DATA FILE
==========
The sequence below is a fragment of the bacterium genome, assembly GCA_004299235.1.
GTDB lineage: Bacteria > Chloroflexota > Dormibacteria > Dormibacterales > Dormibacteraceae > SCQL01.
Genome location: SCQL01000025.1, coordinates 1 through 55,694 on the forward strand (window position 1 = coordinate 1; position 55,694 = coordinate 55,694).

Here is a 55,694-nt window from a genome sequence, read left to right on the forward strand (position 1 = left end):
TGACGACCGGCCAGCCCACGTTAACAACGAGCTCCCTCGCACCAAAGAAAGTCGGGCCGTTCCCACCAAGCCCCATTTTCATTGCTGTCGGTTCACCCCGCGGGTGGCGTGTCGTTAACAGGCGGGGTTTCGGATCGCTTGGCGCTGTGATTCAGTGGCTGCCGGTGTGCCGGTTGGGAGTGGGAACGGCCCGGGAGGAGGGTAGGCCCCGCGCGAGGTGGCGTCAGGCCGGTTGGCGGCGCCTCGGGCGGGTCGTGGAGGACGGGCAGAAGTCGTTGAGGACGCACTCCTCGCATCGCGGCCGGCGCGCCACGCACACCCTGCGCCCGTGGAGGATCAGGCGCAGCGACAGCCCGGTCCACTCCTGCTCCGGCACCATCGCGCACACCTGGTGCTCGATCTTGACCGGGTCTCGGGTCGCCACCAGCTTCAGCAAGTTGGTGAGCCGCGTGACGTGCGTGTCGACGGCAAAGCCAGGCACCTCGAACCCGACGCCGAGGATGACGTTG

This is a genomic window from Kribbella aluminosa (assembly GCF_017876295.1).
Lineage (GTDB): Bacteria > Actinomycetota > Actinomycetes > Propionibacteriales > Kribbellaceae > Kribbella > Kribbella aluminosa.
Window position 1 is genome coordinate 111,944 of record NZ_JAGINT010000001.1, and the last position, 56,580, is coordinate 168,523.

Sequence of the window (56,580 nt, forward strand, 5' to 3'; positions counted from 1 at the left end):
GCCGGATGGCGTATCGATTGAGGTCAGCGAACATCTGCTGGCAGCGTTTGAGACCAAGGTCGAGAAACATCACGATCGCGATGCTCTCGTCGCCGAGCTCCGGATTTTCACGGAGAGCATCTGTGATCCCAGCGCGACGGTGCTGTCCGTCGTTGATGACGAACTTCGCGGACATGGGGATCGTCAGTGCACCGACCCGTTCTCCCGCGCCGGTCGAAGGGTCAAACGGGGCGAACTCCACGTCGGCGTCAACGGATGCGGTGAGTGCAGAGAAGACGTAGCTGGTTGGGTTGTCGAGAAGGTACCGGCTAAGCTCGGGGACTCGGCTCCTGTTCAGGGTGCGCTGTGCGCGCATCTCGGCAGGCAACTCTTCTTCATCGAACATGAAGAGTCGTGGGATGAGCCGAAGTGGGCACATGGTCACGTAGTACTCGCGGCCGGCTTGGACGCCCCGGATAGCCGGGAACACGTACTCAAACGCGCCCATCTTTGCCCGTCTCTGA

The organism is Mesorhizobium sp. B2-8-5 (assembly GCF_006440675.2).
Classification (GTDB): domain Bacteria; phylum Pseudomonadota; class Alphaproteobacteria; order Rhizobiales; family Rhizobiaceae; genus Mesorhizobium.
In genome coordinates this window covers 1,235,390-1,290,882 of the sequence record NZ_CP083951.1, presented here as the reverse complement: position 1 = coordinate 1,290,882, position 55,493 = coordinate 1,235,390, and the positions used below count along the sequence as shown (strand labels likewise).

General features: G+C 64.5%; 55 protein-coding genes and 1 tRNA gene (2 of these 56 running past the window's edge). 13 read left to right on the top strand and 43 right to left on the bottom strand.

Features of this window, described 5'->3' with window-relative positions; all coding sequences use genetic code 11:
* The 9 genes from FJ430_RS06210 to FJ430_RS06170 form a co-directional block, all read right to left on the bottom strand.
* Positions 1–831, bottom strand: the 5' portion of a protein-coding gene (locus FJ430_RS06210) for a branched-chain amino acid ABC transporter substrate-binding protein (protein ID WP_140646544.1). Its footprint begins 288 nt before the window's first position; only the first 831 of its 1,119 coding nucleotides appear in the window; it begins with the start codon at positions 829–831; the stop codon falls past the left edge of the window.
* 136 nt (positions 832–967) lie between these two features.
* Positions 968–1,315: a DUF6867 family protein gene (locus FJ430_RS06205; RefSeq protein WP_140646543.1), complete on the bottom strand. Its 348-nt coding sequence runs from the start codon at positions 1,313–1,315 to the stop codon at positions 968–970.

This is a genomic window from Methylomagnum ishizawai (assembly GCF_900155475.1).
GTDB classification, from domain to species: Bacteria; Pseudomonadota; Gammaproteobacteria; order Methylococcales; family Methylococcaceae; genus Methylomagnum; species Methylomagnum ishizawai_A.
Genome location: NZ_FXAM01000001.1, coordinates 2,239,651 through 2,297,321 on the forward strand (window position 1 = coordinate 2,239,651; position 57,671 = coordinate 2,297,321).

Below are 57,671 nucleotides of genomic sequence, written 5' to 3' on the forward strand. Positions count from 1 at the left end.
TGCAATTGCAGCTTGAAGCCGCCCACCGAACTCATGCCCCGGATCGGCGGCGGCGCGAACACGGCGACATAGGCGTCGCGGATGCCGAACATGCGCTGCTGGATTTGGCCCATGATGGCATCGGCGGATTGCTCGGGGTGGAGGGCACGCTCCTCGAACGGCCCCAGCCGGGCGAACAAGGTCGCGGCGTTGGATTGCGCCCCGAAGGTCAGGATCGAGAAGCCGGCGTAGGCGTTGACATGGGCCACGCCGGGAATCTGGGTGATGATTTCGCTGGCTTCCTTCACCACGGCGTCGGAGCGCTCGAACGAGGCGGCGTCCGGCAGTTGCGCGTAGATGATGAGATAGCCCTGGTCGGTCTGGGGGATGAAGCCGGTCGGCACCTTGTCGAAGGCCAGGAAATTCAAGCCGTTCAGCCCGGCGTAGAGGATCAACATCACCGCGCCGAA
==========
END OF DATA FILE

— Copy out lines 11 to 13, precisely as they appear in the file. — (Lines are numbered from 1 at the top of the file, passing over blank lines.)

The organism is Mesorhizobium sp. B2-8-5 (assembly GCF_006440675.2).
Classification (GTDB): domain Bacteria; phylum Pseudomonadota; class Alphaproteobacteria; order Rhizobiales; family Rhizobiaceae; genus Mesorhizobium.
In genome coordinates this window covers 1,235,390-1,290,882 of the sequence record NZ_CP083951.1, presented here as the reverse complement: position 1 = coordinate 1,290,882, position 55,493 = coordinate 1,235,390, and the positions used below count along the sequence as shown (strand labels likewise).